The Department understands the importance of minimising the effect of this RFP process on NDSS registrants. The Department will be working closely with key stakeholder groups throughout and after this RFP process to make sure that any changes to product access are communicated with NDSS registrants and healthcare professionals, and that appropriate support is provided to everyone potentially affected by these changes.

Frequently Asked Questions regarding the NDSS Request for Proposal Process

Continuous Glucose Monitoring

From 1 April 2017, the Australian Government will provide fully subsidised continuous glucose monitoring (CGM) products to eligible children and young people aged under 21 years with type 1 diabetes.

Children and young people who experience significant challenges in managing their blood glucose levels, particularly those who have difficulty identifying symptoms of hypoglycaemia, will gain the greatest clinical benefit from subsidised CGM technology.

Further information can be found at

Media release on the announcement by the Minister for Health Minister, Greg Hunt.

FreeStyle Libre Flash Glucose Monitoring System

The Department of Health has undertaken an evaluation of the FreeStyle Libre product to consider its suitability for subsidisation through the NDSS.

This evaluation considered the clinical-effectiveness and cost-effectiveness of the product, and also included a public consultation process, which resulted in considerable feedback from people with diabetes, their families and other stakeholders.

Following completion of this process, the Department provided feedback to the sponsor on the results of the evaluation. The sponsor has subsequently provided a revised submission which is being assessed by the Department through a similar process along with the feedback from the original public consultation.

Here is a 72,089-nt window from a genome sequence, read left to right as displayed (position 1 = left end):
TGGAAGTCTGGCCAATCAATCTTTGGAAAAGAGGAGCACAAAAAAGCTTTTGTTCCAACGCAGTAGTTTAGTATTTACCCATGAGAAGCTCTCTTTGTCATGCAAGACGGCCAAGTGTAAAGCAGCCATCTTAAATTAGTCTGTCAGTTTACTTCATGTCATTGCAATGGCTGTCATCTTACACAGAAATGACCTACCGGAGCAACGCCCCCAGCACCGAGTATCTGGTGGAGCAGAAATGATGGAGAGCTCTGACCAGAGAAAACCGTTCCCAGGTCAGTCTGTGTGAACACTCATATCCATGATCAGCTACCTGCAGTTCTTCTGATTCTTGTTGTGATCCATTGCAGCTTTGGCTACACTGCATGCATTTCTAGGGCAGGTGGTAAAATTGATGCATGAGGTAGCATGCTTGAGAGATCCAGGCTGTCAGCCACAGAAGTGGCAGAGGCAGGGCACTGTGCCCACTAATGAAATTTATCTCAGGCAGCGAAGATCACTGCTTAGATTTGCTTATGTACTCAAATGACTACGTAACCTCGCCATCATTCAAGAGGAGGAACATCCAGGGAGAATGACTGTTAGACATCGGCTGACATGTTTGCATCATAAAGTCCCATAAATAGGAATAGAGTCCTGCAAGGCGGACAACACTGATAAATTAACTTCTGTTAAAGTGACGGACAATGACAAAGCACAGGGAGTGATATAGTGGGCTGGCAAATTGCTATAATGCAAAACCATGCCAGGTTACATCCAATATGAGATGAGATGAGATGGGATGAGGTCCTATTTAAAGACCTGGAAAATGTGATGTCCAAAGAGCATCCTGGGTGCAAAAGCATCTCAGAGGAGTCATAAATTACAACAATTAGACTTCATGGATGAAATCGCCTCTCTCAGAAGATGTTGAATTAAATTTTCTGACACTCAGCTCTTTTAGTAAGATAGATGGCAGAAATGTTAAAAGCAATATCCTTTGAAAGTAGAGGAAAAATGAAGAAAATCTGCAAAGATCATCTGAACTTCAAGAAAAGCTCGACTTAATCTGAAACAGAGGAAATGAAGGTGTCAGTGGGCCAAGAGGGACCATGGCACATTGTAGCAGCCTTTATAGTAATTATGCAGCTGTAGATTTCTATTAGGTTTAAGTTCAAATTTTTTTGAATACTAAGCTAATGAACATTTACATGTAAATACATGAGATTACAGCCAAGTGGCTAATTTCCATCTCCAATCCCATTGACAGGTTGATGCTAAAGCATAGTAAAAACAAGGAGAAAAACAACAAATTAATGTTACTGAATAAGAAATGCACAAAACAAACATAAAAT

Further information about the evaluation will be published on this website as it becomes available.

Changes to the NDSS from 1 July 2016

On 1 July 2016, changes were made to the NDSS to ensure people living with diabetes can continue to access the products they need, as well as ensuring the ongoing sustainability of the scheme.

There are no changes to the cost or types of products available under the NDSS, but the way you access these products may have changed. You can still access NDSS products through your local participating NDSS community pharmacy. At present there are over 5,000 community pharmacies which are NDSS Access Points across Australia. You can find your nearest NDSS pharmacy by calling the NDSS Helpline on 1300 136 588, or by using the online locator tool at

Diabetes Australia, and its state and territory agents, continue to provide education, support and advice to NDSS registrants over the phone and through ongoing education services. This includes training for NDSS community pharmacies on ordering and supplying NDSS products, including insulin pump consumables.

What are the changes from 1 July 2016?